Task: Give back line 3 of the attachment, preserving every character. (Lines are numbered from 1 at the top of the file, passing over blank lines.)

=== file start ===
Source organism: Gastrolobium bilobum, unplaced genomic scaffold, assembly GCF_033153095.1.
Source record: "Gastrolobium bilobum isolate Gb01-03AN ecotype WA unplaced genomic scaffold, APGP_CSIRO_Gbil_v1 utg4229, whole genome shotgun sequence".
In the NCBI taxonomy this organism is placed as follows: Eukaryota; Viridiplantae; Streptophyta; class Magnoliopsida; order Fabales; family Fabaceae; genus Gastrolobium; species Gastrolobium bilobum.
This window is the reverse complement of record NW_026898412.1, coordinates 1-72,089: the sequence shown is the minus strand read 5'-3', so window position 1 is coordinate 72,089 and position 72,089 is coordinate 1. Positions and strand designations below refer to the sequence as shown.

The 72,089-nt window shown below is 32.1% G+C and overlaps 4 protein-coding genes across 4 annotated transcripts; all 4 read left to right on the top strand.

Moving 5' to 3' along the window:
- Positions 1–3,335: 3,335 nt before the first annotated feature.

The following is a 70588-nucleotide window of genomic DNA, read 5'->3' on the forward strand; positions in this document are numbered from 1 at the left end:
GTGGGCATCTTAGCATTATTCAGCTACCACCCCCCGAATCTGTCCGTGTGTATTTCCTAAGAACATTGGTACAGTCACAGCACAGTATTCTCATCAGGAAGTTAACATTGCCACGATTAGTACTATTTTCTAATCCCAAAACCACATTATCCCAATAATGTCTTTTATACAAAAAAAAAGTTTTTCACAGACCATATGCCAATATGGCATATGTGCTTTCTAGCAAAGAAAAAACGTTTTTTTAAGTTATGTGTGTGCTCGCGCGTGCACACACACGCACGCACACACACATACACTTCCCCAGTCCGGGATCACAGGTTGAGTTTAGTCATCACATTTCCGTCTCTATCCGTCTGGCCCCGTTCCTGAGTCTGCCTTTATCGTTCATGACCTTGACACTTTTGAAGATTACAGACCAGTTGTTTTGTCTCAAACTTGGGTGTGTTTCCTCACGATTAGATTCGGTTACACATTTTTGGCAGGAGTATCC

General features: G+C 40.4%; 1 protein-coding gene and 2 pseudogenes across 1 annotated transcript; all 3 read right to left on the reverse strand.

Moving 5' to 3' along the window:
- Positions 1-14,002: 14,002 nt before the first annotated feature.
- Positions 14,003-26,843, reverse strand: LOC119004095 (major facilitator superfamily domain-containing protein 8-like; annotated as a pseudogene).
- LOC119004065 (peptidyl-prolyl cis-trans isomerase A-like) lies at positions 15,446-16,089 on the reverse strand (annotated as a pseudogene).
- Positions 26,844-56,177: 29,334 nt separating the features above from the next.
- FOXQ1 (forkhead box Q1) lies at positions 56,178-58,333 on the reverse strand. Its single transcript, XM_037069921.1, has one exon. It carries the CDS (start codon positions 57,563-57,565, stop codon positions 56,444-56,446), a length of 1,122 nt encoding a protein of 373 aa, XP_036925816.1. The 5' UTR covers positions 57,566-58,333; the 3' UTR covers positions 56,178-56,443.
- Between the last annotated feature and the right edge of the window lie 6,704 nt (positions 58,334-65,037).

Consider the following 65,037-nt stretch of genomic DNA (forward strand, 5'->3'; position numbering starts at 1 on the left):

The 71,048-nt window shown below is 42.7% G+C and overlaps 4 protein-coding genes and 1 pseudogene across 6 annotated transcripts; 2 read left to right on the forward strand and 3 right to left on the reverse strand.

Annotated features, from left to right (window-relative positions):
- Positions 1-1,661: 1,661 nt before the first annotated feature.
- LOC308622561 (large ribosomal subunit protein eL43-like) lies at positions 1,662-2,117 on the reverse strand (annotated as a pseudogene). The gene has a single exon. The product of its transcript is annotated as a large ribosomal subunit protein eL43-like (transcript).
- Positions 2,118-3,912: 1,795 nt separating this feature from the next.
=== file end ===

In the NCBI taxonomy this organism is placed as follows: Eukaryota; Viridiplantae; Streptophyta; class Magnoliopsida; order Fabales; family Fabaceae; genus Gastrolobium; species Gastrolobium bilobum.